Letter 98 published 23 January 2019
Second instalment of our comparative study of the extraordinary and modern Rituals.
Parents and teachers who attend the traditional form of the Mass are also very attached to the traditional form of Confirmation. There are reasons for this. The traditional sacrament of Confirmation is characterized by a sober and serious rite. The presence of the bishop makes it that much more solemn: he “speaks” of himself in highly eloquent terms. The new Confirmation, however, presents itself as a festive occasion—and in this setting, which borders on secular festivity, it is and indeed is meant to be brutally new.1 One might even say that from the point of view of liturgical style it is the new sacrament in its pure state: the new ceremony formally innovates from end to end, as if on principle. Translations into the vernacular languages accentuate this, as they are veritable “adaptations” of the Latin ceremony, particularly in the adaptation for France and French-speaking countries (with the approval of the Congregation for Divine Worship), where the innovating genius of the Centre National de Pastorale Liturgique surpassed itself.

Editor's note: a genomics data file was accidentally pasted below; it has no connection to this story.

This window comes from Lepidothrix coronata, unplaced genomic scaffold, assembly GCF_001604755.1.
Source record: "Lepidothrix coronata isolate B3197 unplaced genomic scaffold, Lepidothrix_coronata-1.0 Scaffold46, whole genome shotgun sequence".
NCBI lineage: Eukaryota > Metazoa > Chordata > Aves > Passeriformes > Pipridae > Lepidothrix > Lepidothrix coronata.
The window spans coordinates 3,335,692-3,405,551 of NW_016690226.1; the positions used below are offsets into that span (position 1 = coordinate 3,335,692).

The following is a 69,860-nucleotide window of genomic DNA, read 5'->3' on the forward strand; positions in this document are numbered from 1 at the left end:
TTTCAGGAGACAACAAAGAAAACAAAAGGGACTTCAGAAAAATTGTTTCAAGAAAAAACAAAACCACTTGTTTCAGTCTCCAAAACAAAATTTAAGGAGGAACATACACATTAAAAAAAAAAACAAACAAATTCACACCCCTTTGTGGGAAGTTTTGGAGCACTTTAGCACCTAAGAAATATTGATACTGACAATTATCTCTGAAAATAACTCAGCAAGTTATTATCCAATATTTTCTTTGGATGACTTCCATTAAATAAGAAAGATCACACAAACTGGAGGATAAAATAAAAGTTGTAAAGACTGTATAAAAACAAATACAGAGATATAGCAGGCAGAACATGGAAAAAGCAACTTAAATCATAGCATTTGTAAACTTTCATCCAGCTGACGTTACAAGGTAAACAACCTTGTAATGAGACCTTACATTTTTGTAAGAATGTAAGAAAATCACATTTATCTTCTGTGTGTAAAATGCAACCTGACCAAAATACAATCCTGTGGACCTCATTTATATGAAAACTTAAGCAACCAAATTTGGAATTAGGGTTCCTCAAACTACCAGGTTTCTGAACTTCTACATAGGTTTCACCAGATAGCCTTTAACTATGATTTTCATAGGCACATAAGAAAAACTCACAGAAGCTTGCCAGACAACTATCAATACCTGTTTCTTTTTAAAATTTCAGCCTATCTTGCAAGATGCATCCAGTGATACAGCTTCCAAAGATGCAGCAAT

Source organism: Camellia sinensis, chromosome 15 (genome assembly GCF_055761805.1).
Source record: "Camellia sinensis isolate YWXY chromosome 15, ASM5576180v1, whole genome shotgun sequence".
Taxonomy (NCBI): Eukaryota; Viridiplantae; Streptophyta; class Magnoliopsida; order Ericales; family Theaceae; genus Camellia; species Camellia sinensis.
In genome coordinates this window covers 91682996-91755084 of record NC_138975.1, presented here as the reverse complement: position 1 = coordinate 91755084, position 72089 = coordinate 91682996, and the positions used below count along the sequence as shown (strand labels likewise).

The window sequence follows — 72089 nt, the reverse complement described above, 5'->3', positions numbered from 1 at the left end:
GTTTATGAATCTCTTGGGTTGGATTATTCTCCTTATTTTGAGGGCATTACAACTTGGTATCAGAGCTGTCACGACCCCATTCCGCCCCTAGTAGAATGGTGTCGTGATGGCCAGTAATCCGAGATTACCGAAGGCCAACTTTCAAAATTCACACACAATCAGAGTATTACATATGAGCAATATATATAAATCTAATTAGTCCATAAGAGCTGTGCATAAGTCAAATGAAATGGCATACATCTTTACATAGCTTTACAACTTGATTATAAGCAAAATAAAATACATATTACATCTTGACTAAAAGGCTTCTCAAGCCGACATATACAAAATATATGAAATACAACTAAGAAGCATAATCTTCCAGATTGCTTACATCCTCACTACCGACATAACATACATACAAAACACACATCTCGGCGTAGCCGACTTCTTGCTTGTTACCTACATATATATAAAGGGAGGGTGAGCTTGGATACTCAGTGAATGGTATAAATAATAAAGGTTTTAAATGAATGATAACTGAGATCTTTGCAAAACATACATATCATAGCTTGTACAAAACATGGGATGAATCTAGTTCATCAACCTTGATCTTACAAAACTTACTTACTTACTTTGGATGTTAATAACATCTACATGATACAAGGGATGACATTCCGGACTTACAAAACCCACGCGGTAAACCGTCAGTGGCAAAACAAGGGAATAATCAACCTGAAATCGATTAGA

It is worth remembering that in this sacrament, which like Baptism and Holy Orders imprints a character, an indelible mark, upon the soul, the sacramental grace conferred is qualified by the key notion of an augmentum, an “increase,” of a supernatural passage to adulthood. As was once granted to the Apostles on Pentecost, here also there is a full outpouring of the Holy Ghost (Catechism of the Catholic Church 1302). Baptism is thus confirmed: there is an analogy with entrance into adulthood—from a natural point of view—as into the “perfect” age which allows one to perform every human act.
Because the conceivers of the new rite wished to adapt as far as possible to what they reckoned to be the state of mind of present-day children and teenagers, they put together a particularly festive and fully adaptable ceremony. This is further brought out in the vernacular translations, which are veritable adaptations of the Latin ceremony, especially in France and French-speaking countries.2 It is worth noting that this “festive spirit” literally has exploded these last few years in a certain number of Confirmations, weddings, and first Communions, with unbridled music and song, rhythmic hand-clapping and synchronized bodily movements of the celebrants and faithful, and dance-step processions.
The ceremonies of the traditional rite of Confirmation
· A general laying on of hands on all of the confirmands.
· The sacrament itself is conferred through an anointing of holy Chrism with laying on of hands, while the minister says: “N., I sign you with the sign of the cross, and I confirm you with the chrism of salvation, in the name of the Father and of the Son and of the Holy Ghost. Amen.” (In the Greek Church, the baptized person is confirmed by being anointed on the forehead, eyes, nostrils, mouth, ears, chest, hands, and feet, somewhat as in the traditional anointing of the sick).
· After this, the bishop gently strikes the confirmed person on the cheek, as a sign of peace, saying, as for the kiss of peace, Pax tecum.